On February 14, 2008, a gunman in Illinois walked onto a college campus and opened fire, killing 5 and injuring 17.
On June 25, 2008, a gunman in Kentucky walked into a factory and opened fire, killing 5 and injuring 1.
On January 24, 2009, a gunman in Portland walked up to a nightclub and opened fire, killing 2 and injuring 7.
On March 29, 2009, a gunman in North Carolina walked into a retirement home and opened fire, killing 8 and injuring 2.
On August 4, 2009, a gunman in a suburb of Pittsburgh walked into a fitness club and opened fire, killing 3 and injuring 9.
On November 5, 2009, a gunman at Fort Hood in Texas walked into a medical center and opened fire, killing 13 and injuring 29.
On November 29, 2009, a gunman in Lakewood, Washington walked into a coffee shop and killed 4 police officers.
On January 7, 2010, a gunman in St Louis walked into a power plant and opened fire, killing 3 and injuring 6.
On January 12, 2010, a gunman in Georgia walked into a truck rental place and opened fire, killing 3 and injuring 2.
On February 12, 2010, a gunwoman in Alabama stood up in a college faculty meeting and opened fire, killing 3 and injuring 3.
On August 3, 2010, a gunman in Connecticut walked into a warehouse and opened fire, killing 8 and injuring 2.
On August 7, 2011, a gunman in Ohio broke into his girlfriend’s house and opened fire, killing 7 and injuring 1.
On September 6, 2011, a gunman in Nevada walked into a pancake restaurant and opened fire, killing 4 and injuring 7.
On October 5, 2011, a gunman in Cupertino, California walked into a quarry where people were working and opened fire, killing 3 and injuring 7.
Sadly, I could go on.
But the numbers don’t tell the stories. These were people. Rachel Scott was a 17-year-old aspiring writer and actress who wanted to change the world through small acts of kindness. Dave Sanders was a 47-year-old teacher and girls basketball coach who was shot and killed while trying to evacuate students. Cassie Bernall was hiding under a table praying. Jack Berman was a lawyer who founded a program to help homeless people find housing. John Scully died while shielding his newlywed wife with his own body. Drew Keriakedes and Joe Albanese were musicians with wicked senses of humor. Every one of the hundreds of people shot in the incidents I list above had dreams and aspirations, laughed and cried, had friends and neighbors and parents.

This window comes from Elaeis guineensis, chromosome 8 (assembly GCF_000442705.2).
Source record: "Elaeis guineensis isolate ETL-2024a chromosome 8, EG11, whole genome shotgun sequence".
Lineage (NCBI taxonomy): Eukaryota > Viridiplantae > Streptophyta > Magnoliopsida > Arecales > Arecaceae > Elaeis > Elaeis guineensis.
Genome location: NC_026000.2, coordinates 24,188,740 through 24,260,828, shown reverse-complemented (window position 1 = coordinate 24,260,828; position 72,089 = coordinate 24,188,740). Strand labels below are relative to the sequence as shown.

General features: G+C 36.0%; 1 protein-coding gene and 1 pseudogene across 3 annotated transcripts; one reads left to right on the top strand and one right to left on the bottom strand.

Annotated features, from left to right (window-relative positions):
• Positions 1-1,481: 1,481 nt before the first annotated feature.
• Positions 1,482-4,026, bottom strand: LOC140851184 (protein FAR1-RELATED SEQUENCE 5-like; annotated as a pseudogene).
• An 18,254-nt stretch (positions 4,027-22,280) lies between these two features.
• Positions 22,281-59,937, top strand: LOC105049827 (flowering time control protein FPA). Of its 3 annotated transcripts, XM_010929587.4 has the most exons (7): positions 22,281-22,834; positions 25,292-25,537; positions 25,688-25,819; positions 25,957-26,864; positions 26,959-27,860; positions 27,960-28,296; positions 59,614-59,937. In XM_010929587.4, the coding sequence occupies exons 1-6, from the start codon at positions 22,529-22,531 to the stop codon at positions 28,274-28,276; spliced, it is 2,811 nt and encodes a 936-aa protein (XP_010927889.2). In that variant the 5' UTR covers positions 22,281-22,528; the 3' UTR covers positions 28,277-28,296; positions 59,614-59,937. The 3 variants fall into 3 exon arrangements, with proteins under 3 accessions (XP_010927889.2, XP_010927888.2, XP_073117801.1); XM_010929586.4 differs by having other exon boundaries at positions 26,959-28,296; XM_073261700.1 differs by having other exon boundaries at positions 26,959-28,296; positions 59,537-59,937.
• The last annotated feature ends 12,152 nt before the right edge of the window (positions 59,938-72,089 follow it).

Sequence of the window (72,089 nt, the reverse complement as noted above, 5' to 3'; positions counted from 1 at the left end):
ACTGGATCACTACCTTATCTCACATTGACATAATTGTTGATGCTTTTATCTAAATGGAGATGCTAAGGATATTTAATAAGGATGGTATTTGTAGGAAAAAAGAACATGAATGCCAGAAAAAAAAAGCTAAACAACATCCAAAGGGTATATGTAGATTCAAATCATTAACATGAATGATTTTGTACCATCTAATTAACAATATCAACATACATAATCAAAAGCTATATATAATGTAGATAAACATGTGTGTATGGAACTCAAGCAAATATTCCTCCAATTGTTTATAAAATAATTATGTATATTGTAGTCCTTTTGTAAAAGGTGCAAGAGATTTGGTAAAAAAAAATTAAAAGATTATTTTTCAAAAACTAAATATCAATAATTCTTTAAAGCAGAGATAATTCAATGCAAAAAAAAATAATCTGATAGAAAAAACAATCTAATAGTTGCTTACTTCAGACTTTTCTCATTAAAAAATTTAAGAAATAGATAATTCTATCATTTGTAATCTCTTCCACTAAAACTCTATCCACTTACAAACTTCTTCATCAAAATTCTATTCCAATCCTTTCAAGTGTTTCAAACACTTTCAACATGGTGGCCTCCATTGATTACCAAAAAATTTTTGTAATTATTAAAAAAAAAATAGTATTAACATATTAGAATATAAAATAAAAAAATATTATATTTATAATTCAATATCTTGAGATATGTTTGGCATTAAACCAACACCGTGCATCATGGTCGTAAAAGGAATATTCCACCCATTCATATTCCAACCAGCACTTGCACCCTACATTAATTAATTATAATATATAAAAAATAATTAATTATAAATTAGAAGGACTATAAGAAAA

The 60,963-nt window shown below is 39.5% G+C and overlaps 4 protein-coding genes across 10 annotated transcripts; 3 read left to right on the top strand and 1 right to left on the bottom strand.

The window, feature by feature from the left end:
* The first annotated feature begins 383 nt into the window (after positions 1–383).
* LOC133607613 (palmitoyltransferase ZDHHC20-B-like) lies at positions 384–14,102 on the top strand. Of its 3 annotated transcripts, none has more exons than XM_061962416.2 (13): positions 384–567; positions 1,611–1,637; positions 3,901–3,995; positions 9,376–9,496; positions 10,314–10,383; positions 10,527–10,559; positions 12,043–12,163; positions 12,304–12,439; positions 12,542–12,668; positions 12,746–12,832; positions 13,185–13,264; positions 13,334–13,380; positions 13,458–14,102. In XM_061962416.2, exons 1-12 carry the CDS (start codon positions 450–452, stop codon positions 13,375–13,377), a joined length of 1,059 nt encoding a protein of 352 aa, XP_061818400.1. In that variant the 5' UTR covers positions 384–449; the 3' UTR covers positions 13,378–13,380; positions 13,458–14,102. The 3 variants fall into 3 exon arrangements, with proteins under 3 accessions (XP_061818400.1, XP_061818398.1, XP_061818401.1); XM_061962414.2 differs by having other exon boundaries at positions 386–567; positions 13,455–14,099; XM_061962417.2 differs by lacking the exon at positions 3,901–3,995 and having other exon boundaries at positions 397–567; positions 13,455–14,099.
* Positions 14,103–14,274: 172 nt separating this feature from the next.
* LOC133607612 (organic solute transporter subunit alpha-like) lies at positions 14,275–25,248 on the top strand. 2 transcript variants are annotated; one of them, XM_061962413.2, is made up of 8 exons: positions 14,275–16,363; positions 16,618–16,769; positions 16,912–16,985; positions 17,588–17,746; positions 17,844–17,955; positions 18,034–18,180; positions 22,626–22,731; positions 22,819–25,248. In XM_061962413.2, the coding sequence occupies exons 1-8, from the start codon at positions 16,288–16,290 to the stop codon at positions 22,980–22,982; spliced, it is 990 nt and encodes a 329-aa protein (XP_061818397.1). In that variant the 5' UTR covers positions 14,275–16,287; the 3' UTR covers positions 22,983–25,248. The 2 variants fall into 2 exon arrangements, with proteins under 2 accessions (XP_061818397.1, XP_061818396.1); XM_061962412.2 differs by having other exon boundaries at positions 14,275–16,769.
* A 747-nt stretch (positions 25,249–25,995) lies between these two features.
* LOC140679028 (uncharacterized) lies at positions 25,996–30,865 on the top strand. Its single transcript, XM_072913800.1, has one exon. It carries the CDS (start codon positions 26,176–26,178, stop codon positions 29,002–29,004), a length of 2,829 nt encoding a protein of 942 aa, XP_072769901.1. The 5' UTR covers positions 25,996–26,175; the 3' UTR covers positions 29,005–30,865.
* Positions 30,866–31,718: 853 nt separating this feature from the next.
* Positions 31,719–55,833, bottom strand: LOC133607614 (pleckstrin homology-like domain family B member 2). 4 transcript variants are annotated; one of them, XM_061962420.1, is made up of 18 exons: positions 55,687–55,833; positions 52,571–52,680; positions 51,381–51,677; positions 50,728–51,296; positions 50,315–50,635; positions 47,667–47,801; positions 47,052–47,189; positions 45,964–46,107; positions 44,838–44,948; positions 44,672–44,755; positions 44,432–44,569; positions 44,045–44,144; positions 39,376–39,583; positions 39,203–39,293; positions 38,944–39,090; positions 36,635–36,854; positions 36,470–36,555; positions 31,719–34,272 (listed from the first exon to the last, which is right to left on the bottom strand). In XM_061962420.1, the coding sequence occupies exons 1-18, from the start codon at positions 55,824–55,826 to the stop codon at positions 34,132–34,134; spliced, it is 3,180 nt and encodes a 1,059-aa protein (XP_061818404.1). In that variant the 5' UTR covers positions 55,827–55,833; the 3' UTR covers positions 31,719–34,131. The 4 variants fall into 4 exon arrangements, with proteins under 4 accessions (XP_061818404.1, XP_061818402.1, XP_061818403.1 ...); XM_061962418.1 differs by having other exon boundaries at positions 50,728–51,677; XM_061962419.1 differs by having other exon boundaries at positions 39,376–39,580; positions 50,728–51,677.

As a country, though, we have not had a real conversation about guns in many, many years. The National Rifle Association (NRA) threatens the career of any politician who so much as opens the conversation. As a consequence, our country has not discussed assault weapons-- which have no use except killing large numbers of people in massacres like the ones I’ve listed. We have not discussed the fact that anyone can buy a gun at a gun show without any background check, even if they have a history of criminal violence. We have not discussed the expiration of the ban on large clips, which allow shooters to kill more people in a shorter time because they don’t have to reload. We have not discussed what a sensible, rational approach to regulating guns in our country might be.
It’s time we took steps to stop the mass killings.
It’s time we had an adult conversation about guns in this country. The NRA can go to hell.
In deepest sympathy,
Time to break the NRA stranglehold on American politics? Help Blue America put someone into Congress who isn't afraid to stand up for what we believe in. Please consder making a contribution to Darcy's campaign today.